If the trouble is your current boss or company, Halpern says it would be smart to look at other job options in your field rather than completely jumping ship.

“Since starting a new career often means taking one or two steps back and beginning again, it's important that you do it with a clear head,” Halpern says.

7. What will the day-to-day life of my new career be like?

“Before changing careers, people should think very carefully about whether the new career is a good fit for them on a deeply personal level, or if it's just a move out desperation for change,” says Jill Santopietro, owner of 21 Oak HR Consulting. “Do some personal work on discovering who you are and what drives your work passions.”

Santopietro says you might think computer programming sounds awesome, for example, but says if you're a big picture, can’t-sit-still kind of person, starting a career that’s focused on details and functions and staring at lines of code for hours might feel off to you.

Ultimately, Santopietro says the real question is whether or not a career matches you. Do as much research as you can beforehand to find out what your daily tasks will look like.

8.  How can my background benefit me?

In a career change, you will likely be starting from square one in the new career. Shawn Bushouse, executive vice president of J Skinner Baking, says it’s important to acknowledge that while you are new to the career, there are other people who’ve been preparing for it and building toward it their entire lives. “They will have amassed skills and industry context to be very good at it.”

But Bushouse says this can be an asset in a way. “[Your unique history] simply raises the bar for yourself and should encourage you to explore why your specific background actually gives you an advantage.”

“Today’s business environment requires everyone to be more than just specialized, but to have a strong business mind. Different backgrounds can be significant supplements to traditional experience,” Bushouse says. Think about how your current position and the skills you’ve developed will help you be an asset in your new field.

9. What steps I can take first?

“An ideal scenario is to start making steps into your new career before leaving your current one,” Valleskey says. Maybe you can find a few free classes or take an online certification program in the evenings after work. Join a conference and start networking. There are potentially small ways you can ease into the new industry before pulling the plug on your current job.

10. Do I know anyone in this new field?

For many, a career change means moving back to square one when it comes to developing industry contacts, so it can be a real help if you have a head start. Even if you don’t know anyone in your desired field at the moment, it’s important to be proactive in trying to build new relationships.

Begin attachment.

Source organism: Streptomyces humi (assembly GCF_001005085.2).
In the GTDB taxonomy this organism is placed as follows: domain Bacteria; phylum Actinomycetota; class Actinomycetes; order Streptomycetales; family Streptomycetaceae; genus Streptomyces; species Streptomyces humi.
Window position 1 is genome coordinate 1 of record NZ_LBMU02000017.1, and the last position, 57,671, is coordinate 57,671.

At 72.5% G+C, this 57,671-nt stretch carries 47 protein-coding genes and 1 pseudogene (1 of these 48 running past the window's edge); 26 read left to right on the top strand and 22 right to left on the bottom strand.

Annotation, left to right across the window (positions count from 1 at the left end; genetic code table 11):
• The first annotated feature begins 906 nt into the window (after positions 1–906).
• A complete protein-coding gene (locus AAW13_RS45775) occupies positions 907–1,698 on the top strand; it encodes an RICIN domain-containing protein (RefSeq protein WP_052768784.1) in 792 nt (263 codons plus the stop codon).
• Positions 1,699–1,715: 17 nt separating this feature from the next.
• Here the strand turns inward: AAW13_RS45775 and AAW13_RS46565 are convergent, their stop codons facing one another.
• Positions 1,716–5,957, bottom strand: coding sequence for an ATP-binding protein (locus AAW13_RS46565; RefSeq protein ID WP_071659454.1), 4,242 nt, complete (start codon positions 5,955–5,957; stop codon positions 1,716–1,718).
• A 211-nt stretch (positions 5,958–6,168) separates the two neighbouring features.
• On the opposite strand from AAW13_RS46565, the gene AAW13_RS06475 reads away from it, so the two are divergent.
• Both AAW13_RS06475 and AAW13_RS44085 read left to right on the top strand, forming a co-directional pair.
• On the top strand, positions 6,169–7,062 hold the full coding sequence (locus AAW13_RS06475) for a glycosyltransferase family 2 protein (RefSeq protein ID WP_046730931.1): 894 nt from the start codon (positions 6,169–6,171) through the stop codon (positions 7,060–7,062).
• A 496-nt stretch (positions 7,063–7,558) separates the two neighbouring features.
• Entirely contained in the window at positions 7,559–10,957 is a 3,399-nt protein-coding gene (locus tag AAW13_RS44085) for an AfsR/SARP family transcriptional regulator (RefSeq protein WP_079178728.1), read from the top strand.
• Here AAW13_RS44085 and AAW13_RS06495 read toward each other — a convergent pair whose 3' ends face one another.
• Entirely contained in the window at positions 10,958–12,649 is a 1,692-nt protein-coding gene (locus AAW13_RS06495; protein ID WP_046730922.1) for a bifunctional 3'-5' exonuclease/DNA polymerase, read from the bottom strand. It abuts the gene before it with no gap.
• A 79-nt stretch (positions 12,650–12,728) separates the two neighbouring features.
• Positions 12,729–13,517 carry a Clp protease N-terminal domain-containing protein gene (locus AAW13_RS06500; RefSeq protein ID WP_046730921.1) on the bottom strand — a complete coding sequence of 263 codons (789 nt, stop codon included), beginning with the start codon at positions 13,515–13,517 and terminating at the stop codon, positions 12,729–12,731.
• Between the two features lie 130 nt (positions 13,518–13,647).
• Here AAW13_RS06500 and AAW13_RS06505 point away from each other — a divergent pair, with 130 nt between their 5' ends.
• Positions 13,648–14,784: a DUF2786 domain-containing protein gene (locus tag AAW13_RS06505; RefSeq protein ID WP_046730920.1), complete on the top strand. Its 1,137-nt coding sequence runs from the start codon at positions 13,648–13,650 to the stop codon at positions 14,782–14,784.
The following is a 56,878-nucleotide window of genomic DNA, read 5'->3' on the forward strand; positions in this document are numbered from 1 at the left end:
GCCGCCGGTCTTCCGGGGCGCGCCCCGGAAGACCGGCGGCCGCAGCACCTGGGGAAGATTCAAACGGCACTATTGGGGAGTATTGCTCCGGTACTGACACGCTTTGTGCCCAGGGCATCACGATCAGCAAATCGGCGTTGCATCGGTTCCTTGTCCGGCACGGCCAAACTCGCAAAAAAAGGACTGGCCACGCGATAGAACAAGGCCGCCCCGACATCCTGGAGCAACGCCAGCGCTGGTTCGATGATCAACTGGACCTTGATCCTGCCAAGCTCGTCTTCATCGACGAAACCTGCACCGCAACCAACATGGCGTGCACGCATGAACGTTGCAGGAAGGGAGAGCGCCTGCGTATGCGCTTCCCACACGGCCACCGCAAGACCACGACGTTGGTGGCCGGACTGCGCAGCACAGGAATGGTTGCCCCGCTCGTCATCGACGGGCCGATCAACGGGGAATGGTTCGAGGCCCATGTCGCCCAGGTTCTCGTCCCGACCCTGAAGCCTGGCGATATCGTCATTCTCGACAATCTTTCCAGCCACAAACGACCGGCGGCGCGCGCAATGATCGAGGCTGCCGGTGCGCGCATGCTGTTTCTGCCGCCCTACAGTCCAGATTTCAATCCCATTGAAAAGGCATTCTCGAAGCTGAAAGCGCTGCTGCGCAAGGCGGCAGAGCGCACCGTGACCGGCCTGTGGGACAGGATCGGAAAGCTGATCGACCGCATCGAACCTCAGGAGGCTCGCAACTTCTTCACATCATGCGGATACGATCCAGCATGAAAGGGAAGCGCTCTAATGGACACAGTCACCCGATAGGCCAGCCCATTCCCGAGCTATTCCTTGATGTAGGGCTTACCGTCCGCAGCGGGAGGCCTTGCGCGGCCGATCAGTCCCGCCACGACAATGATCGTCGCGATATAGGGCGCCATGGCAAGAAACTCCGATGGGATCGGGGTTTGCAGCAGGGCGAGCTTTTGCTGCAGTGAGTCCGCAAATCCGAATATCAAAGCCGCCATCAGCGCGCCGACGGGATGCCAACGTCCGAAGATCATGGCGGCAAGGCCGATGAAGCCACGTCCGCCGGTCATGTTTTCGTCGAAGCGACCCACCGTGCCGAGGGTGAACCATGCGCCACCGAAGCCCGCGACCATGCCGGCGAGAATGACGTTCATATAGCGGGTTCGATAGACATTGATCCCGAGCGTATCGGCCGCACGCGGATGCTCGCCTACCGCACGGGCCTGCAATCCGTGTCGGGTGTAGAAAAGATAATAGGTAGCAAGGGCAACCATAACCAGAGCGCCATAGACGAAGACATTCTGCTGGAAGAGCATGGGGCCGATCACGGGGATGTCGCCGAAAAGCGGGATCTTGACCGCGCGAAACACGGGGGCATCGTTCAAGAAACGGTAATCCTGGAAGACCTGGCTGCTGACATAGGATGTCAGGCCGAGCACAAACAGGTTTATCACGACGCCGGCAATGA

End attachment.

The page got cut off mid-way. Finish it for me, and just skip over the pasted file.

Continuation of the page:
“Meet as many people as possible in the career field you are switching to,” Valleskey says. “Find a mentor who can help you navigate through your change. Join both local and virtual communities within your industry so that you can network and build your personal brand.”

No matter what industry you are switching to, there are bound to be people who can be a resource. Reach out, show up to events and do whatever you can to meet them—they may just save you from a rookie mistake or two.

Have you checked the boxes?

If you’ve asked yourself these questions and still feel ready to proceed—congratulations! Changing careers is an exciting pursuit that can be extremely rewarding.

Now that you’ve investigated more of the “Why?” behind your change and considered the important questions, you may be ready to start planning your next steps. Get some expert advice on that process in our article, 6 Pieces of Career Change Advice You’ll Regret Ignoring.”

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This piece of ad content was created by Rasmussen College to support its educational programs. Rasmussen College may not prepare students for all positions featured within this content. Please visit www.rasmussen.edu/degrees for a list of programs offered. External links provided on rasmussen.edu are for reference only. Rasmussen College does not guarantee, approve, control, or specifically endorse the information or products available on websites linked to, and is not endorsed by website owners, authors and/or organizations referenced. Rasmussen College is a regionally accredited private college and Public Benefit Corporation.

Brianna is a freelance writer for Collegis Education who writes student focused articles on behalf of Rasmussen College. She earned her MFA in poetry in 2014 and looks for any opportunity to write, teach or talk about the power of effective communication.